Taking questions before an intimate gathering at Boston's Harvard Club in 2012, then-National Health IT Coordinator Farzad Mostashari, M.D., answered my question about the state of EHR usability by furrowing his brow, scowling and dropping an s-bomb. A year later at HIMSS 2013, he told me he'd seen some improvement, but there was a ways to go.
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Physicians and nurses frequently complain about how difficult health IT applications are to use, most recently at a panel in April convened by Nuance Communications, Inc.
NIST issued usability guidelines a couple of years ago. Supposedly software developers can follow them while coding their next rev and make their software safer in the process. At a National Institute of Standards and Technology (NIST) conference on health IT usability in 2010 as the guidelines were under construction, a free-form panel including representatives from ONC, NIST, FDA and other agencies brainstormed how they might go about regulating health IT usability. In the end it was clear that, while FDA might be concerned with the safety ramifications of poor software design, the agency didn't have the labs or expertise to oversee such an ambitious program.
The latest FDA project that touches the issue of health IT usability is a new report outlining the framework for future regulations, which will determine how mobile health apps are regulated -- it appears that it will be according to their risk to patients. A joint effort of the FDA, ONC and FCC, Congress mandated the framework in 2012 as part of the Food and Drug Administration Safety and Innovation Act (FDASIA).
Upon unveiling the report, representatives from the three agencies fielded questions from reporters on a conference call. On the matter of health IT usability, Jeffrey Shuren, M.D., director of the FDA's Center for Devices and Radiological Health and Jodi Daniel, director of the ONC's Office of Policy and Planning confirmed that usability is part of the framework.
It's time for Shuren and ONC to grab the software vendor-sphere by the lapels and shake some sense into the worst offenders.
This new program encourages the development of standards, best practices, measurement of safety and usability that can be tested at a public-private Health IT Safety Center that would "convene stakeholders in order to focus on activities that promote health IT as an integral part of patient safety with the ultimate goal of assisting in the creation of a sustainable, integrated health IT learning system that avoids regulatory duplication and leverages and complements existing and ongoing efforts." Search for the word "usability" in the report and you'll see a road paved with good intentions.
Some patient advocates I know will find this "voluntary spirit of cooperation" stuff weak, lame bureaucrat-speak for maintaining the status quo of health IT systems. Systems whose interfaces look like rats' nests of pull-downs, radio buttons, pop-up dialog boxes and/or clicking through endless screens to get to relevant data during a patient visit. The kind of software applications that currently breed medical errors in certain care settings at their worst and at best force frustrated physicians to apologize to the patient and mutter something along the lines of, "just a minute while I catch the computer up here." It's the kind of software that would cause a national HIT coordinator to scowl and drop an s-bomb just thinking about their usability.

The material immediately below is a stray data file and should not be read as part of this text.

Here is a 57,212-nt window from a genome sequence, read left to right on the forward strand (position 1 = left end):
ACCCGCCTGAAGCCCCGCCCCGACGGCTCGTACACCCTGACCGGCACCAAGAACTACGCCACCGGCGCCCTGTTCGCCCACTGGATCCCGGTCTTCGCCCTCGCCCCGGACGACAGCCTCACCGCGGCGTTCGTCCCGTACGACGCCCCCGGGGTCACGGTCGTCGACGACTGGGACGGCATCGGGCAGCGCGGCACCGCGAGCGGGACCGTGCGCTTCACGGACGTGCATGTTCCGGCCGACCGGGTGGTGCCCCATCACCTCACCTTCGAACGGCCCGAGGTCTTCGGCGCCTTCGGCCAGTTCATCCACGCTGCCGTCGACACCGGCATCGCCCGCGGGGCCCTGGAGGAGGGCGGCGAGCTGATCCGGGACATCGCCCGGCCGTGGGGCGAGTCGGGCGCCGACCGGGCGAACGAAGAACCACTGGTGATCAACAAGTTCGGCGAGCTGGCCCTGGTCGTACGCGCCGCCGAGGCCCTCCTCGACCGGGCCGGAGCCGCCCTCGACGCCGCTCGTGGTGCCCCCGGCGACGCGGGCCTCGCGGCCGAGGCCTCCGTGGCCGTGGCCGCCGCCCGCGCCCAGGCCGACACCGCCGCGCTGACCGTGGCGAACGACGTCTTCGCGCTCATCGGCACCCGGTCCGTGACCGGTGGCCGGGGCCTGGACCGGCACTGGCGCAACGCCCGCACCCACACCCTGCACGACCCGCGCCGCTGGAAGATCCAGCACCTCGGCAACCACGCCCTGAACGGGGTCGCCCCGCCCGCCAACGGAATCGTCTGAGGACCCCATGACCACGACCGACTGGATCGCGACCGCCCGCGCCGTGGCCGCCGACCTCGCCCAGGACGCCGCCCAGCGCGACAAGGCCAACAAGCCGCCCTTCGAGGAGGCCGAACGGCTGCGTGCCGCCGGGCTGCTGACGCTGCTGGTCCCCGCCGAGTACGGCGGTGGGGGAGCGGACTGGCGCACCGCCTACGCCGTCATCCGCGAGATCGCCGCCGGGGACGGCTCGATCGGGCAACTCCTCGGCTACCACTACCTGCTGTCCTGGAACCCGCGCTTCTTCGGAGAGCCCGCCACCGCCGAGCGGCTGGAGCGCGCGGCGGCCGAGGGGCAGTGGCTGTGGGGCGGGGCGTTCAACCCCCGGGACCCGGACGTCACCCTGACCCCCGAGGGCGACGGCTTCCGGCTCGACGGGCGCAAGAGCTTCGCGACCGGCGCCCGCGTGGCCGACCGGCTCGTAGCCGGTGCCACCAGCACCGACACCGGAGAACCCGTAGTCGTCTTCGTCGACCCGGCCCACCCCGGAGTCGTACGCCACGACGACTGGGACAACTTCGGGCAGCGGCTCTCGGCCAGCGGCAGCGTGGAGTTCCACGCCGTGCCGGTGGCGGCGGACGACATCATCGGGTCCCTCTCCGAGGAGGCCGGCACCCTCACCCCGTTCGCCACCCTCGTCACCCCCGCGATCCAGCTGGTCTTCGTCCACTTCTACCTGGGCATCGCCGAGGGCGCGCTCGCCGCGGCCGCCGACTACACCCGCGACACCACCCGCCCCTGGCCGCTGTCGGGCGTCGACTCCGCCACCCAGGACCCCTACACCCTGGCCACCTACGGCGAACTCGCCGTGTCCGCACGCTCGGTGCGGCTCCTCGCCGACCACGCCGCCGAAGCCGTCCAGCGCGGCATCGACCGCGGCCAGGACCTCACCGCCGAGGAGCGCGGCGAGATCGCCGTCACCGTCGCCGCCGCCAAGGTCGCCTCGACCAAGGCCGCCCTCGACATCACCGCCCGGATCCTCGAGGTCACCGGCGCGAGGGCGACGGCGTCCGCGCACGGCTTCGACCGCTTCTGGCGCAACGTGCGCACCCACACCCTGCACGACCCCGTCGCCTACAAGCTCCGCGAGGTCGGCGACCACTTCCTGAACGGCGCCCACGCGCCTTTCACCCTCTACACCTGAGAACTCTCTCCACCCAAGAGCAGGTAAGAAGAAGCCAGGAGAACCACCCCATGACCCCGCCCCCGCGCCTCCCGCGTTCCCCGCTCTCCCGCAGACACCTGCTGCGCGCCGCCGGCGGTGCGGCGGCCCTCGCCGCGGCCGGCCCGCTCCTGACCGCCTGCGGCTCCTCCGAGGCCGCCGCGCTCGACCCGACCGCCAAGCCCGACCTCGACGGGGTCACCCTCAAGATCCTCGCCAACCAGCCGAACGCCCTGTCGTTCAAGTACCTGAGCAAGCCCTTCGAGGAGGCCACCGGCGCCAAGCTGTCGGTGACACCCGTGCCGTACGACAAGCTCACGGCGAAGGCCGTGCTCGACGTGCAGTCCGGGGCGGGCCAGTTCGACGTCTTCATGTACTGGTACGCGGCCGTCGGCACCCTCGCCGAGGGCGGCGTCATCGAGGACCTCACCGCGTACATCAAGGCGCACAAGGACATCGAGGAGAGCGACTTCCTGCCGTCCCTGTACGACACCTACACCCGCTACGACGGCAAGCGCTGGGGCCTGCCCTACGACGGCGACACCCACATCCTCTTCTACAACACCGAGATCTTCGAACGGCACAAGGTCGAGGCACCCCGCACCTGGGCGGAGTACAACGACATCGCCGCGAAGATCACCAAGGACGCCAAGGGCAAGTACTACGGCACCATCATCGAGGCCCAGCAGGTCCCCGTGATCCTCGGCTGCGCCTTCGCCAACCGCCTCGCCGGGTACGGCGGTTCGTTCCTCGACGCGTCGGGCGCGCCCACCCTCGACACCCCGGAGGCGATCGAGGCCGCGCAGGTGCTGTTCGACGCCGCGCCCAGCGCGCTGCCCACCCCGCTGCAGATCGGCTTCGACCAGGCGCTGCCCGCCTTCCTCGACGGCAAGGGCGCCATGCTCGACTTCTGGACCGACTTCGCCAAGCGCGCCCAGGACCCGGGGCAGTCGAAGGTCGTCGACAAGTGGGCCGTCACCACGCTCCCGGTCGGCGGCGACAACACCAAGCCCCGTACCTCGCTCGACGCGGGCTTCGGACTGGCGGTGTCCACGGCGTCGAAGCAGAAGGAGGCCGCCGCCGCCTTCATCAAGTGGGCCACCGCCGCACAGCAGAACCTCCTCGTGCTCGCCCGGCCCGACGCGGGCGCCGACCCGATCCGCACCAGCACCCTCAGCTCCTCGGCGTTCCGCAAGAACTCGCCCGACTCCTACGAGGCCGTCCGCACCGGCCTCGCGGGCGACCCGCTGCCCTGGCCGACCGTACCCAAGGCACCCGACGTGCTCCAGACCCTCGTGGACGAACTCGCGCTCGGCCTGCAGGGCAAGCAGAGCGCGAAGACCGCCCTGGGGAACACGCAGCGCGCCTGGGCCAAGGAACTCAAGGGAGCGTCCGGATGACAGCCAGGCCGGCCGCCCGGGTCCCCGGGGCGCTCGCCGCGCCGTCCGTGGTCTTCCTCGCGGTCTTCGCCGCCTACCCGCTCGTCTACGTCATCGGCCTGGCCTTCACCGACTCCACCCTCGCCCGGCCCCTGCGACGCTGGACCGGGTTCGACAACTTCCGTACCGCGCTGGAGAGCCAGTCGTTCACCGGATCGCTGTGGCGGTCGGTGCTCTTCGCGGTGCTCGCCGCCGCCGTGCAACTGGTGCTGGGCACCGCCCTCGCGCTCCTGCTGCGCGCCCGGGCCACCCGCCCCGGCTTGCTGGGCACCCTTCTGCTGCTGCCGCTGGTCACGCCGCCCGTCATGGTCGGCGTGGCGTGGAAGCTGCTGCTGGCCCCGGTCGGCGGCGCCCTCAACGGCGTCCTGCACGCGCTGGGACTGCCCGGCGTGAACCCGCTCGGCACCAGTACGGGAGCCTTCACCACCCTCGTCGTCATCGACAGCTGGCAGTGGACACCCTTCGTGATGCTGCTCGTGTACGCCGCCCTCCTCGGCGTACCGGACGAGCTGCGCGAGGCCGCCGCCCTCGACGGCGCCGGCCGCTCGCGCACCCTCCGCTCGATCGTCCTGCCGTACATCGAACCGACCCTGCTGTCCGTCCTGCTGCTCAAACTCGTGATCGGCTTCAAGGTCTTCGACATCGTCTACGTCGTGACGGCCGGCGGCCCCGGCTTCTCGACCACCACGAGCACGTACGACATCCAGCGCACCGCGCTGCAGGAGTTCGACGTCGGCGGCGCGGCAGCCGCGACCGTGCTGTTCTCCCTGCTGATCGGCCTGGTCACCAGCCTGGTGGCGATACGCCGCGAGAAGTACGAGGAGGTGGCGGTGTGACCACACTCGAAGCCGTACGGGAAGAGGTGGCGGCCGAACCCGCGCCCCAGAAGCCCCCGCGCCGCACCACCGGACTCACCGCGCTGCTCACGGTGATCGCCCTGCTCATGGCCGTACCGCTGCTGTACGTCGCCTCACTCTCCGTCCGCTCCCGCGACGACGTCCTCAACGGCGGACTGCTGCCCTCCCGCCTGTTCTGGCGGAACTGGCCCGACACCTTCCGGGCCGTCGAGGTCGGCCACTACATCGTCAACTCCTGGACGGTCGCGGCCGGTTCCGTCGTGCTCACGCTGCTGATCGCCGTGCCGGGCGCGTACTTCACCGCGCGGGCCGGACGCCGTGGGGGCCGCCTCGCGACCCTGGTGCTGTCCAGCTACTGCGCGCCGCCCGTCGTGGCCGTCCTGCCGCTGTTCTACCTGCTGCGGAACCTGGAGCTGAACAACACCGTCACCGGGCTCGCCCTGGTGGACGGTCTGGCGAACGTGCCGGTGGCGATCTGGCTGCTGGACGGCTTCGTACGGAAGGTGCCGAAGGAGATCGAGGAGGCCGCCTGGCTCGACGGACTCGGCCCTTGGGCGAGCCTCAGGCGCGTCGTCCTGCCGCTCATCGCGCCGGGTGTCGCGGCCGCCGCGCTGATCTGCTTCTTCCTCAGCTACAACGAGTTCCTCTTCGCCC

Shuren pointed out that provider IT staffs play a role in health IT safety, too; it's not just on the software developers.
"You can't look at a lot of these technologies in isolation. In fact, that's been one of the challenges to date. You can have software that, itself, is just fine. But then it gets reconfigured to meet the needs of a particular provider as it goes into their system, and at that point the software is changed and a risk is introduced." That's where the safety center comes in and the best practices for using particular applications.
That is, technically, a move toward fostering better health IT usability. But not on par with mandating it and levying fines on vendors still brash enough to roll out hard-to-navigate applications that look like they should be running on Windows 95. On one hand, who can blame the FDA? Creating usable software is a nebulous art. Regulating it would involve metrics and measurement and would open up FDA to endless criticism in whatever they did. Especially in this era of noxious political debate -- what a hornet's nest that would be.
On the other hand, patients' lives depend on it. That's the FDA's job, to protect patients from medical practices, research firms, pharmaceutical companies and now health IT vendors who would cut corners and trade the well-being of patients for profits. Judging by how well the spirit of public-private health IT cooperation is fixing all the health data interoperability problems in U.S. healthcare -- which is to say, it isn't -- it's time for Shuren and ONC to grab the software vendor-sphere by the lapels and shake some sense into the worst offenders, and even to some who aren't quite as bad. Because when it comes to usability, from what front-line clinicians tell us over and over again, leaving the free market to its own devices ain't getting it done.
Unless this is an unfairly pessimistic reading of the FDASIA framework, it looks like the FDA and ONC likely won't take strong action on usability until they're asked to. And guess what? You have the opportunity to do just that. The FDA is seeking comment on the FDASIA framework until July 7. If you're a physician, CIO or other party who understands how EHR usability and patient safety correlate, raise your hand and be heard.